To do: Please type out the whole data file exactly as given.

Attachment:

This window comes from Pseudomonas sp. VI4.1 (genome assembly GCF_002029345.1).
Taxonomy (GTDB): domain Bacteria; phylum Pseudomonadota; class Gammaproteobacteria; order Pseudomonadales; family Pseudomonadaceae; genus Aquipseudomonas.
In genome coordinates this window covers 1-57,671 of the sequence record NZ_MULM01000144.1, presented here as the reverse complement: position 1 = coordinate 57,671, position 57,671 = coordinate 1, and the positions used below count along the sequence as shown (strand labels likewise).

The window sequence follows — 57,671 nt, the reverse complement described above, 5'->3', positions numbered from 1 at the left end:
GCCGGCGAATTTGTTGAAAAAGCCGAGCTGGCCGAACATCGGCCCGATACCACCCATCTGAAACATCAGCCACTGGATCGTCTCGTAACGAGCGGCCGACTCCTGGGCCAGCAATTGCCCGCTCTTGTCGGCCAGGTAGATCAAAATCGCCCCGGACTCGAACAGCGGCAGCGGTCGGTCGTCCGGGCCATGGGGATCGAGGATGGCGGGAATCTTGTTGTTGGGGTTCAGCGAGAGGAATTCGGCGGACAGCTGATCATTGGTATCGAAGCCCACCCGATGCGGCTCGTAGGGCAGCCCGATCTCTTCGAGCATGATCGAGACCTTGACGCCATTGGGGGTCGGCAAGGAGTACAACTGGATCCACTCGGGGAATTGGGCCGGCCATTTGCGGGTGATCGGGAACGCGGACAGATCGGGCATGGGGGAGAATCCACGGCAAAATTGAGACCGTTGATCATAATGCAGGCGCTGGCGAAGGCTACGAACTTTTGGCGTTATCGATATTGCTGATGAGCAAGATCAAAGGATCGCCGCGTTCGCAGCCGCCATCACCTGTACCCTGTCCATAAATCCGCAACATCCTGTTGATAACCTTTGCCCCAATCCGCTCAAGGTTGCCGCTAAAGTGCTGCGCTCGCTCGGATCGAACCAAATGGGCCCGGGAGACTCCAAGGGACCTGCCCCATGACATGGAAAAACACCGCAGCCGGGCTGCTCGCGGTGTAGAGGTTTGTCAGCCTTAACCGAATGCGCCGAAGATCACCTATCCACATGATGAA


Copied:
This window comes from Pseudomonas sp. VI4.1 (genome assembly GCF_002029345.1).
Taxonomy (GTDB): domain Bacteria; phylum Pseudomonadota; class Gammaproteobacteria; order Pseudomonadales; family Pseudomonadaceae; genus Aquipseudomonas.
In genome coordinates this window covers 1-57,671 of the sequence record NZ_MULM01000144.1, presented here as the reverse complement: position 1 = coordinate 57,671, position 57,671 = coordinate 1, and the positions used below count along the sequence as shown (strand labels likewise).

The window sequence follows — 57,671 nt, the reverse complement described above, 5'->3', positions numbered from 1 at the left end:
GCCGGCGAATTTGTTGAAAAAGCCGAGCTGGCCGAACATCGGCCCGATACCACCCATCTGAAACATCAGCCACTGGATCGTCTCGTAACGAGCGGCCGACTCCTGGGCCAGCAATTGCCCGCTCTTGTCGGCCAGGTAGATCAAAATCGCCCCGGACTCGAACAGCGGCAGCGGTCGGTCGTCCGGGCCATGGGGATCGAGGATGGCGGGAATCTTGTTGTTGGGGTTCAGCGAGAGGAATTCGGCGGACAGCTGATCATTGGTATCGAAGCCCACCCGATGCGGCTCGTAGGGCAGCCCGATCTCTTCGAGCATGATCGAGACCTTGACGCCATTGGGGGTCGGCAAGGAGTACAACTGGATCCACTCGGGGAATTGGGCCGGCCATTTGCGGGTGATCGGGAACGCGGACAGATCGGGCATGGGGGAGAATCCACGGCAAAATTGAGACCGTTGATCATAATGCAGGCGCTGGCGAAGGCTACGAACTTTTGGCGTTATCGATATTGCTGATGAGCAAGATCAAAGGATCGCCGCGTTCGCAGCCGCCATCACCTGTACCCTGTCCATAAATCCGCAACATCCTGTTGATAACCTTTGCCCCAATCCGCTCAAGGTTGCCGCTAAAGTGCTGCGCTCGCTCGGATCGAACCAAATGGGCCCGGGAGACTCCAAGGGACCTGCCCCATGACATGGAAAAACACCGCAGCCGGGCTGCTCGCGGTGTAGAGGTTTGTCAGCCTTAACCGAATGCGCCGAAGATCACCTATCCACATGATGAA